fascination

[fas-uh-ney-shuhn]
noun
1.
the power or action of fascinating.
2.
the state or an instance of being fascinated: They watched in fascination.
3.
a fascinating quality; powerful attraction; charm: the fascination of foreign travel.
4.
Cards. a form of solitaire.

Origin:
1595–1605; < Latin fascinātiōn- (stem of fascinātiō) a bewitching. See fascinate, -ion

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Based on the Random House Dictionary, © Random House, Inc. 2014.
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World English Dictionary
fascinate (ˈfæsɪˌneɪt)
 
vb
1.  to attract and delight by arousing interest or curiosity: his stories fascinated me for hours
2.  to render motionless, as with a fixed stare or by arousing terror or awe
3.  archaic to put under a spell
 
[C16: from Latin fascināre, from fascinum a bewitching]
 
usage  A person can be fascinated by or with another person or thing. It is correct to speak of someone's fascination with a person or thing; one can also say a person or thing has a fascination for someone
 
'fascinatedly
 
adv
 
fasci'nation
 
n
 
'fascinative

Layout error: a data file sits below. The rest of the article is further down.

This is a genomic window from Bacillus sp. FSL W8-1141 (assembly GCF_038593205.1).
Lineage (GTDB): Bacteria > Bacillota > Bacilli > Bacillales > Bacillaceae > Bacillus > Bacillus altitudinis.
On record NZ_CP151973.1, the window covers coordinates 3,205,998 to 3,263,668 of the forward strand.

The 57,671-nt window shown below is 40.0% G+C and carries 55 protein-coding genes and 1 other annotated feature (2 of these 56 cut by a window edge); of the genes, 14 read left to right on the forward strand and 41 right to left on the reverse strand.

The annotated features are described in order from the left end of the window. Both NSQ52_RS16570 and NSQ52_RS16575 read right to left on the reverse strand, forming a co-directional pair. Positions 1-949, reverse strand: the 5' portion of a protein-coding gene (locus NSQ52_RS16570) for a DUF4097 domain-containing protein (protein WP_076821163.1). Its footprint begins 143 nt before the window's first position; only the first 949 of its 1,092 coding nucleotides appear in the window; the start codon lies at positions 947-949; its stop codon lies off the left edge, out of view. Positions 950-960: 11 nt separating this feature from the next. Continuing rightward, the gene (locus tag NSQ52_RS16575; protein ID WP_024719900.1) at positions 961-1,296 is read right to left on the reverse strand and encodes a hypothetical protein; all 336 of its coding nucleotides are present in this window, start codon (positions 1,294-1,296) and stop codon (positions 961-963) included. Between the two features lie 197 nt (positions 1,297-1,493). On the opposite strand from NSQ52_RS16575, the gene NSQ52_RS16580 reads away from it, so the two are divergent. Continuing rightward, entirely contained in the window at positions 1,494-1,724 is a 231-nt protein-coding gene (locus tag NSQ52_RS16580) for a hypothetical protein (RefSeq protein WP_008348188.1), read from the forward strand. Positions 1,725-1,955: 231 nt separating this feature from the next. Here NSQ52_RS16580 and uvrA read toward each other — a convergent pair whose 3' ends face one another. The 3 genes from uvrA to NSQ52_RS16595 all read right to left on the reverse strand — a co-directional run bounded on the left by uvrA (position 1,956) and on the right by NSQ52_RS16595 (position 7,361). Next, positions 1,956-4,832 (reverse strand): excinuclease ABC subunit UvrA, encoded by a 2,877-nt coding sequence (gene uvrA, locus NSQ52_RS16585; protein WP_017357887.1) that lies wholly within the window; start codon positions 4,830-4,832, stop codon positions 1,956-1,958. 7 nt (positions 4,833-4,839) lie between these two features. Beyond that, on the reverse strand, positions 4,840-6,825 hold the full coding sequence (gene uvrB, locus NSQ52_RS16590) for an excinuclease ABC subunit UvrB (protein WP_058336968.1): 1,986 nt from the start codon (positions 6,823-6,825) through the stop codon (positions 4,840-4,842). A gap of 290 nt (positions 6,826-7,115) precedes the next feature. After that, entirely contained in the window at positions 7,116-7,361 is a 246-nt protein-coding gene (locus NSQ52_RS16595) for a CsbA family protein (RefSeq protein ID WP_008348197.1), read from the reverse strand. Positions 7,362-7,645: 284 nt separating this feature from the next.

adj

Collins English Dictionary - Complete & Unabridged 10th Edition
2009 © William Collins Sons & Co. Ltd. 1979, 1986 © HarperCollins
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Etymonline
Word Origin & History

fascination
c.1600, from L. fascinationem, noun of action from fascinare (see fascinate).
Online Etymology Dictionary, © 2010 Douglas Harper
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Example sentences
The way people respond to tragedy has a prurient interest for outsiders, but art transcends mere fascination.
From that meeting, my interest and fascination with the royal family really stemmed.
But they have something else: presence, or maybe allure, fascination or magic.
How can anyone be this narcissistic, you wonder in disbelief, in appalled
  fascination.
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